The government’s desire to move to cloud computing is gaining significant momentum.
The White House is drafting a major new cloud policy (the first since 2010), and the newly created Cloud Center of Excellence, designed to drive government cloud adoption, began its pilot program at the Department of Agriculture several months ago.
It’s no surprise that cloud activity has escalated. For the foreseeable future, cloud computing will be the dominant modus operandi for information technology. Observers have noted that the massive migration of IT workloads to cloud is the third or fourth major disruptive shift in the history of computing, equaling in some ways the major disruption caused by the advent of the World Wide Web.
Why all the fuss? It’s simple: When properly and strategically deployed, cloud saves buckets of time and money.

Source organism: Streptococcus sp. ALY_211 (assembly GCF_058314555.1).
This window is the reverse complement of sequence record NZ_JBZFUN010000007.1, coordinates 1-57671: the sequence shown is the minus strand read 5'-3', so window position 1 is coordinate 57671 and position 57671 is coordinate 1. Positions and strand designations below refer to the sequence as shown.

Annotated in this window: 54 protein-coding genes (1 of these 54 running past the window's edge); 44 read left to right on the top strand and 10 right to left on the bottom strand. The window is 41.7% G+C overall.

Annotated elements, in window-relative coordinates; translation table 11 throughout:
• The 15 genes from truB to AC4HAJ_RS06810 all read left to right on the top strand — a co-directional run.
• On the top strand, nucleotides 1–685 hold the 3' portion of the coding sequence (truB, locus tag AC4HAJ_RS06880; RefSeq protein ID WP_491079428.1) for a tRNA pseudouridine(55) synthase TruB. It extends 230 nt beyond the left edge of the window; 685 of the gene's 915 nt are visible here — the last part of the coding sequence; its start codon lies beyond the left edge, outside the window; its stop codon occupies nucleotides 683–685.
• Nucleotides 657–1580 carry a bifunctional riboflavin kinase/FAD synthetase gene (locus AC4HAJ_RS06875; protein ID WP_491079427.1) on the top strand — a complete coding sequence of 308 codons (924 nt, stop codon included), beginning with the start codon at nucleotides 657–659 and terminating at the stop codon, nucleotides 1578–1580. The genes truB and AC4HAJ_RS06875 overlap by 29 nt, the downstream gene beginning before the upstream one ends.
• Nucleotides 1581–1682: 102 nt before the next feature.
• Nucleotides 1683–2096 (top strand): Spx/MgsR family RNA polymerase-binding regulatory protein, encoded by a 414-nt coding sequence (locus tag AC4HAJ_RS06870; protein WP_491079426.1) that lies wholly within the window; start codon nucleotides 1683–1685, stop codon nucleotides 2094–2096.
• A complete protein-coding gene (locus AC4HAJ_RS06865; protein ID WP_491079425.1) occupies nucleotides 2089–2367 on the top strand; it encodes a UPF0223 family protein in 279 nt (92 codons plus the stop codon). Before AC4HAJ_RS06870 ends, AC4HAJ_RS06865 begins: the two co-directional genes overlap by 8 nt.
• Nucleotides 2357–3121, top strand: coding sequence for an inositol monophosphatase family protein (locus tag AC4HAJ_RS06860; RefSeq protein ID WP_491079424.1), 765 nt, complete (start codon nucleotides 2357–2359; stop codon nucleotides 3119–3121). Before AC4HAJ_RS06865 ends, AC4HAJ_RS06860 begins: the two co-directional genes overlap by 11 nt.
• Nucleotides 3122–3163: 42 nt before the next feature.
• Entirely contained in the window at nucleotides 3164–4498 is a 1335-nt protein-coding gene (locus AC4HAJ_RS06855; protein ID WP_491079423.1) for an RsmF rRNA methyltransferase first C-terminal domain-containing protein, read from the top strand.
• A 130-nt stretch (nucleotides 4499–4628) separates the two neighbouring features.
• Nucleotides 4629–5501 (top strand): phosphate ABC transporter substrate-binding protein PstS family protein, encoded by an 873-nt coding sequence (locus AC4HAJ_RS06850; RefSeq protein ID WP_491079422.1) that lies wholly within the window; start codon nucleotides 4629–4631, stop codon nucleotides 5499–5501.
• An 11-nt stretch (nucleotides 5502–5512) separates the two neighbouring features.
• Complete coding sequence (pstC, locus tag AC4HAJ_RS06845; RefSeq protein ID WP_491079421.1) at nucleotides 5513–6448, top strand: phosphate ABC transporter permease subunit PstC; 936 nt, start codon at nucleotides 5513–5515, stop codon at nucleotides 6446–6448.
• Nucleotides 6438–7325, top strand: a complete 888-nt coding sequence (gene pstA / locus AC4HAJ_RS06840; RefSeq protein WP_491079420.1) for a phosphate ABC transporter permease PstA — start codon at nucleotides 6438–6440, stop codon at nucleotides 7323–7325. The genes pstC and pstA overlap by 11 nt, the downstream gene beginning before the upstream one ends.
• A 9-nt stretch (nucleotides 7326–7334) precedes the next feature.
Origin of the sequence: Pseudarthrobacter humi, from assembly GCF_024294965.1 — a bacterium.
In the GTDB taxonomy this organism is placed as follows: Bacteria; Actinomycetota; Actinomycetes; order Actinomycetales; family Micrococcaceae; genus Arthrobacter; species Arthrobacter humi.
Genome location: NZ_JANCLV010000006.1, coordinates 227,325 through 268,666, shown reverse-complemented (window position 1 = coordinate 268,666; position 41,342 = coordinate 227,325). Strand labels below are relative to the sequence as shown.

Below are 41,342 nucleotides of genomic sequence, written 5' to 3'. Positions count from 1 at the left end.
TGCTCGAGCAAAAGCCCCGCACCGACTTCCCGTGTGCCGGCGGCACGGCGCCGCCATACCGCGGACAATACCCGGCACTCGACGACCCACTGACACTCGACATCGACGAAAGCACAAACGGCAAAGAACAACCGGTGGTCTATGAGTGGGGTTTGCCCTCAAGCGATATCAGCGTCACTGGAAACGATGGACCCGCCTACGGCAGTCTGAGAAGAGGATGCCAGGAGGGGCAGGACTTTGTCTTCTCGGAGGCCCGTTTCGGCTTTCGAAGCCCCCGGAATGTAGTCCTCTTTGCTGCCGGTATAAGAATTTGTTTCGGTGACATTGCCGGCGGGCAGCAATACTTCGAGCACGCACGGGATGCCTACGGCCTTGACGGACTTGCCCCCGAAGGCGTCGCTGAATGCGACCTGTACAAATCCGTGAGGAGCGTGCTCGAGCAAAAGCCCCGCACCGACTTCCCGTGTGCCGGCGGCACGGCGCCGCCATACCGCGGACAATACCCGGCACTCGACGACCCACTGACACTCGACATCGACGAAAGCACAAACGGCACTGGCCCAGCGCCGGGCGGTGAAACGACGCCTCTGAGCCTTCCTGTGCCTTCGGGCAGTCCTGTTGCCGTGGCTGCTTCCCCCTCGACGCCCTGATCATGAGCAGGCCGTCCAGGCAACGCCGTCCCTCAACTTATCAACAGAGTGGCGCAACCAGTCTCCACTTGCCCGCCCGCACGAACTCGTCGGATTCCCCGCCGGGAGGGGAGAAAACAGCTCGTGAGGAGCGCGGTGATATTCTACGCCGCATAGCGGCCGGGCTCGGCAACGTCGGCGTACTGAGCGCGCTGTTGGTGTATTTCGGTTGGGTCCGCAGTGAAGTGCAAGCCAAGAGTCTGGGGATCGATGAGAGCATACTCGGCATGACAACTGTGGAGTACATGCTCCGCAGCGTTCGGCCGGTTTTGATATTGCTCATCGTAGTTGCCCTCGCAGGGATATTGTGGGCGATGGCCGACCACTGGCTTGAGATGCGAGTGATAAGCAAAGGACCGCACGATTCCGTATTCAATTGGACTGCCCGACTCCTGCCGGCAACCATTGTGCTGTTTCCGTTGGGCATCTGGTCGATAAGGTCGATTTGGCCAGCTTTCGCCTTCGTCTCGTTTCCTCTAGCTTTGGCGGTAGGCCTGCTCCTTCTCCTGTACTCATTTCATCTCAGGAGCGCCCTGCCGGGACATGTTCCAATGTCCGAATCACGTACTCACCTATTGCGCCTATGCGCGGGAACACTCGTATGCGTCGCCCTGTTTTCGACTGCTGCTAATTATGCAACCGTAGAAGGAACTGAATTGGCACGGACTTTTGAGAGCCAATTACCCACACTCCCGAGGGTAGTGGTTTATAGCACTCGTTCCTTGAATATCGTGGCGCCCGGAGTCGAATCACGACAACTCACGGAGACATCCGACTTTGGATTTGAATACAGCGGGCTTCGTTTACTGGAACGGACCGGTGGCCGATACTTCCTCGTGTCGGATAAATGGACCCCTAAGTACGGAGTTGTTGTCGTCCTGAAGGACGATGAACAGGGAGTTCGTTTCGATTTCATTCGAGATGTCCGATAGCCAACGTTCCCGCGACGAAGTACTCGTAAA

In the pre-cloud era, provisioning an IT application required, among other things, purchasing servers and software, waiting for it to arrive, and then physically installing it in some form of an “on-premise” data center. Unfortunately, living in the material world of hardware and software deters speed or agility. Awaiting deliveries, installing software, and dealing with data-center logistics can take several months. Also, physical ownership of IT requires expending capital dollars, instantly putting a rapidly depreciating asset on the books. Perhaps more importantly, the old IT model required the procurer to purchase significantly more capacity than needed, to accommodate rare periods of peak usage. In point of fact, Amazon created the cloud business because it had built its own data-centers to handle the peak Christmas rush in December, even when much of its computing resources lay fallow for eleven months of the year. The traditional IT model fomented delay, lack of agility, and excess capacity — plus it incurred the table-stakes costs of running a data center: real-estate, power, and people.
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